Women today grow up being told, from a relatively young age, that 'sex' is defined as a penis entering her body. She is then told that this idea of 'sex' is the standard by which recreational 'sex' is measured (obviously this mode of 'sex' is necessary for procreation). 'Sex' is said not to have occurred unless her body has been penetrated by a penis. Furthermore women who do not engage in this form of sex are said to have something wrong with them.The thing that fascinates me is I've had lovers who have been cis men and never penetrated me in any way at all... and I have never had that somehow thrown back at me as abusive, terrible, or awful.
Now, to begin to understand some of the implications of this we must first look at who stands to gain the most from this definition of 'sex'. The truth of the matter is that most estimates place the women who can orgasm at all from p-V intercourse between 24% and 30%. This means that fully 70% of women or more are simply not deriving physical orgasm from p-V sex.
Men, on the other hand, are orgasming with far greater frequency with p-V intercourse. Indeed, some studies show that the rate of orgasm with p-V intercourse for males is 98% of the time. Given that we live in a male dominated word it's very difficult to not notice the blinding fact that, as far as orgasms go, penetration is the most foolproof way for males to orgasm. Yet, as it pertains to females, penetration is the least effective method.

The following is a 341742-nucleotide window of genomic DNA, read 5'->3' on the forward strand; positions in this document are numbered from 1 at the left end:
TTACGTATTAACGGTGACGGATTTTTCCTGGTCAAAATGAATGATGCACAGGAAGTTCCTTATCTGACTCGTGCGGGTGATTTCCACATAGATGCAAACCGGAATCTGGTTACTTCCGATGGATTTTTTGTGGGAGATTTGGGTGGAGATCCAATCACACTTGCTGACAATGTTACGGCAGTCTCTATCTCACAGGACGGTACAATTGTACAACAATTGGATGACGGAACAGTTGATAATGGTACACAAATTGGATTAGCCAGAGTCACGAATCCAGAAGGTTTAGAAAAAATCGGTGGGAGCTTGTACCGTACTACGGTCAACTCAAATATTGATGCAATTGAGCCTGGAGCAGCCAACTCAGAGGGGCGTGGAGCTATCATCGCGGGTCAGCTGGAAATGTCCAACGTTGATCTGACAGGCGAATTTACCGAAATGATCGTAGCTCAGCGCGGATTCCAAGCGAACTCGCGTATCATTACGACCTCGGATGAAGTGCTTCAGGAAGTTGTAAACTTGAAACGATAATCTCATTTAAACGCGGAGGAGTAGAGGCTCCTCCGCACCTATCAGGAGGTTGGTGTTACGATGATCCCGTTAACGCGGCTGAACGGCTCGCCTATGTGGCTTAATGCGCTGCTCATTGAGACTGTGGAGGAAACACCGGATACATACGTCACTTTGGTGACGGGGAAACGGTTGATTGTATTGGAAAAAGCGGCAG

As a radical feminist who spends lots of time thinking about male domination and the pillars of sexism I must say that this is a fact that is not of small meaning.
As far as this society goes in most states a marriage can be annulled if a woman doesn't submit to p-V intercourse. Indeed, a woman can give blow jobs until the cows come home, she can give him hand jobs until her fingers ache, she can let him fuck her anally, but she cannot legally withhold vaginal penetration and still be able to get divorce rights. What I mean when I say this is that without consummation a marriage can be annulled, that is to say it is completely erased from existence. This obviously disallows a woman from spousal support and so forth.
....Next, a woman who decides, for whatever reason, that she doesn't wish to engage in p-V intercourse with her husband is often made into a scapegoat for all sorts of horrible behavior. Even if the woman will engage in other aspects of sexuality, her refusal to allow her penetration, for whatever reason, is often cited as being 'cruel' or 'abusive' to her male spouse.
In other words, A woman's refusal to be penetrated is seen by many as abusive. Almost every other definition of abuse necessarily insists that one person DO something to another, that one person ACT upon another. p-V intercourse is considered by many in this culture to be so important that the normal and appropriate definitions of abuse are thrown out the window. Her mere decision to not consent is the fulcrum upon which this notion of abuse is based. Her decision to not allow something to be done TO her is determined, by this ideology, to be abusive.
We can see the absurdity of this assumption when we reverse the actors. For example: Absolutely nobody would agree with a wife's assertion that she was being cruelly treated and even abused by her husband because he is denying her consent to regularly stick a dildo up his ass.
Yet, I have heard feminists argue that to withhold p-V intercourse is abusive or cruel. I suppose that conclusion can only be reached by a person who has completely integrated the notion that being penetrated is the normal state of affairs for females while the same is not expected of males. The default for females is penetration; the default for males is bodily autonomy.